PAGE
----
Doctor Bias Against Fat Patients; Best-Liked Insurers; More

Neil Chesanow


September 06, 2016

In This Article

Can Physician Focus on Obesity Harm Patients?

Studies show that even doctors may be biased against patients who are fat, associating them with being lazier, dumber, and more worthless than thin patients, an article in the online journal Stat reports.[1]

Obesity is a health risk for many conditions, including high blood pressure, diabetes, heart disease, and stroke. But some doctors are so overly focused on patients' obesity that they miss more serious and immediate problems.

One overweight woman with a persistent cough saw 11 doctors over 7 years, the article noted.[1] She was diagnosed with airway irritation, acid reflux, allergies, bronchitis, and pneumonia—and advised to lose weight. When serious respiratory symptoms and a fever landed her in the emergency department, CT revealed that she had cancer; an entire lung had to be removed.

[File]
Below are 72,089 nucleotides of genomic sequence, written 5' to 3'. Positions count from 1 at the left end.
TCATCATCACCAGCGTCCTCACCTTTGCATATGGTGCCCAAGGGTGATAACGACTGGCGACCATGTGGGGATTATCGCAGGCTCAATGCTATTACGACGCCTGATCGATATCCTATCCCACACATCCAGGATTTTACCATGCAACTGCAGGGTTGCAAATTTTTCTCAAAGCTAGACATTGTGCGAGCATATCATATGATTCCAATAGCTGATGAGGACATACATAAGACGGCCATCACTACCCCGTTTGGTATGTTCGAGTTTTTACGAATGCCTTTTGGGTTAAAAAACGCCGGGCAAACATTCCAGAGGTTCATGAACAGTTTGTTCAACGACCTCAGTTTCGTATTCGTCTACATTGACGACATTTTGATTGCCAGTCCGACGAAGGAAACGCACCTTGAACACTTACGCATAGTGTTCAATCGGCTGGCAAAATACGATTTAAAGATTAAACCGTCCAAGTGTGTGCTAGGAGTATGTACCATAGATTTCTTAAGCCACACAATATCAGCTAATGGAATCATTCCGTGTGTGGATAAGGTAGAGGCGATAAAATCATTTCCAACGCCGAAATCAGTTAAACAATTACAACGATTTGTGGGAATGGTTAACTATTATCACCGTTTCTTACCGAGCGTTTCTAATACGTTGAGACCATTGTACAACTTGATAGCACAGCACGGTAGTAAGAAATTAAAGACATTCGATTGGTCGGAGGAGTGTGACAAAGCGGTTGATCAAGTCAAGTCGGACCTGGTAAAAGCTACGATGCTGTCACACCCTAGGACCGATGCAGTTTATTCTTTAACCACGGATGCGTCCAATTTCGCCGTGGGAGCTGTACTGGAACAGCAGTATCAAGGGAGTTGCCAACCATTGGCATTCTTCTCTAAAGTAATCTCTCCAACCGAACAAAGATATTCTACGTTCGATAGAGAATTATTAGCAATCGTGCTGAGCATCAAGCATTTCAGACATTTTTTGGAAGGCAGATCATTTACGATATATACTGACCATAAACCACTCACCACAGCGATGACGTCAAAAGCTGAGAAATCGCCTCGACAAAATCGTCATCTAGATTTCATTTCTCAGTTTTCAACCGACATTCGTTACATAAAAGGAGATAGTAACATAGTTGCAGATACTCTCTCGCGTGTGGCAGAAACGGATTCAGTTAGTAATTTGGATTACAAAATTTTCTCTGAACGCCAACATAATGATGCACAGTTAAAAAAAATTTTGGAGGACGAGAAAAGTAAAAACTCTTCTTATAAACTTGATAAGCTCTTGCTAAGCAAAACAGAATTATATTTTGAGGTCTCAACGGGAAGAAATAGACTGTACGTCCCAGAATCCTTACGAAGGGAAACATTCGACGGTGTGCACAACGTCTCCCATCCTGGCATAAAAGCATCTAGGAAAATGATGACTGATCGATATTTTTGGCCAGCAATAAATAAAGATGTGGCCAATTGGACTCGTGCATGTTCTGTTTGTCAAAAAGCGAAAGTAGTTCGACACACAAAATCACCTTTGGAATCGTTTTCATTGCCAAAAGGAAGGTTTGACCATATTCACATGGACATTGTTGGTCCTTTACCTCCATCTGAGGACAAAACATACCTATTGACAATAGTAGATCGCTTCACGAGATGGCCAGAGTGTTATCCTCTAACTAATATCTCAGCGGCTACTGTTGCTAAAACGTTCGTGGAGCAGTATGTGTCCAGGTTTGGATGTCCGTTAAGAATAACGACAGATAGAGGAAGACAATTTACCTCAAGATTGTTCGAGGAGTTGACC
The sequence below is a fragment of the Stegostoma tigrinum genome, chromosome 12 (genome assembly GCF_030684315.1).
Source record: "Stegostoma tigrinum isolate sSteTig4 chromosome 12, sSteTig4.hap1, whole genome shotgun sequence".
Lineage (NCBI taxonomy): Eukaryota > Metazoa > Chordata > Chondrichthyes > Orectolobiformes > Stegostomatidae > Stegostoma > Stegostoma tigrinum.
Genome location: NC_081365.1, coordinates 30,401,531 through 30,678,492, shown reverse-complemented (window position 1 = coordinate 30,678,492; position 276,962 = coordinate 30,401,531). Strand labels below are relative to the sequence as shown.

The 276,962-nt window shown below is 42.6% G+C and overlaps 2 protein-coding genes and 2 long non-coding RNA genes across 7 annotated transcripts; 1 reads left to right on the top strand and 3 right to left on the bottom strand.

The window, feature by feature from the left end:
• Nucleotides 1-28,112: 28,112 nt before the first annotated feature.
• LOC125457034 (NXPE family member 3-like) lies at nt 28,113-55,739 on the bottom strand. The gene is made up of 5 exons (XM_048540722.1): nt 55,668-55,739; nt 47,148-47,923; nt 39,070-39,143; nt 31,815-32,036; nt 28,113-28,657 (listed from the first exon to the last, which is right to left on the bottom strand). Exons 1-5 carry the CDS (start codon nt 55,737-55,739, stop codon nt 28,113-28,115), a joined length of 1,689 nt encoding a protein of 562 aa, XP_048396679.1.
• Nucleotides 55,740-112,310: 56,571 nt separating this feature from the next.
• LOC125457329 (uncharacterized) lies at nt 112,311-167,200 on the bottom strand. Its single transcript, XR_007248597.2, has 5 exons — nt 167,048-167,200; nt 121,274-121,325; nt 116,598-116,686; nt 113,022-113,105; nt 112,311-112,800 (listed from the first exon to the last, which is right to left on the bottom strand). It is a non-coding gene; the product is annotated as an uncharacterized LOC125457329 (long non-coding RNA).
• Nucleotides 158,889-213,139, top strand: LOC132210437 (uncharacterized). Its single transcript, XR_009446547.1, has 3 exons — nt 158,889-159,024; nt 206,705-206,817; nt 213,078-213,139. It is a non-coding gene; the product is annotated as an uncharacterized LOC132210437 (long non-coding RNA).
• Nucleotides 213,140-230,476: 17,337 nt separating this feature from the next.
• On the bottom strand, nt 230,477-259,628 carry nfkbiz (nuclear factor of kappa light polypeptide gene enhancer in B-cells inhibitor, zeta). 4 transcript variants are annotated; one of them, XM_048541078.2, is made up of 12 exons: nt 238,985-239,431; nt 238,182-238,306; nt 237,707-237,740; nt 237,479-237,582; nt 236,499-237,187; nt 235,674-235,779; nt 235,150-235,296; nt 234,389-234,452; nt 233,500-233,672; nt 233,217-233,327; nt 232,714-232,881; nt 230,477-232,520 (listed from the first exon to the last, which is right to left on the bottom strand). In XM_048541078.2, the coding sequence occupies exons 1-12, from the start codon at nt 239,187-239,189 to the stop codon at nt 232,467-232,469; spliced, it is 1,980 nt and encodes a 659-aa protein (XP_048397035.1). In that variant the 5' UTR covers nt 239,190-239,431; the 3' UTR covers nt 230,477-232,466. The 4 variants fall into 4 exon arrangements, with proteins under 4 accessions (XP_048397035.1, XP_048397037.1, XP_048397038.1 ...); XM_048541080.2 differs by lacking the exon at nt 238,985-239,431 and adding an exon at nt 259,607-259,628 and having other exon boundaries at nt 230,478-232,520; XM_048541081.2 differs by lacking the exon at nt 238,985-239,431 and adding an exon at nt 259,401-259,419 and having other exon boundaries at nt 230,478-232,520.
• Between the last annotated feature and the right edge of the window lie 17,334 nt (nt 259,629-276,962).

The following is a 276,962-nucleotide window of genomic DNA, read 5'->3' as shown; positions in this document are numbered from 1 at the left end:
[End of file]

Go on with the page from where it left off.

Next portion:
The patient blamed the misdiagnoses on "fat-shaming" by her physicians. In one survey of over 700 women at risk for heart disease, only 16% had been told of this risk by their doctors[1]; they were more commonly told they should lose weight, although the National Heart, Lung, and Blood Institute does not factor in weight in assessing people's 10-year risk for having a heart attack.[2]

Focusing too much on a patient's weight may harm the doctor/patient relationship, the article asserts; doctors may miss the chance to discuss more serious problems the patient has.[1] One half of the women in the survey said they had cancelled or postponed their next visit with the doctor until they could shed a few pounds.

Although judging others is human, experts observe, doctors should try to overcome their "attribution biases."[1] Regardless of their weight, patients get sick, and a doctor's feelings about obesity shouldn't interfere with good care-giving.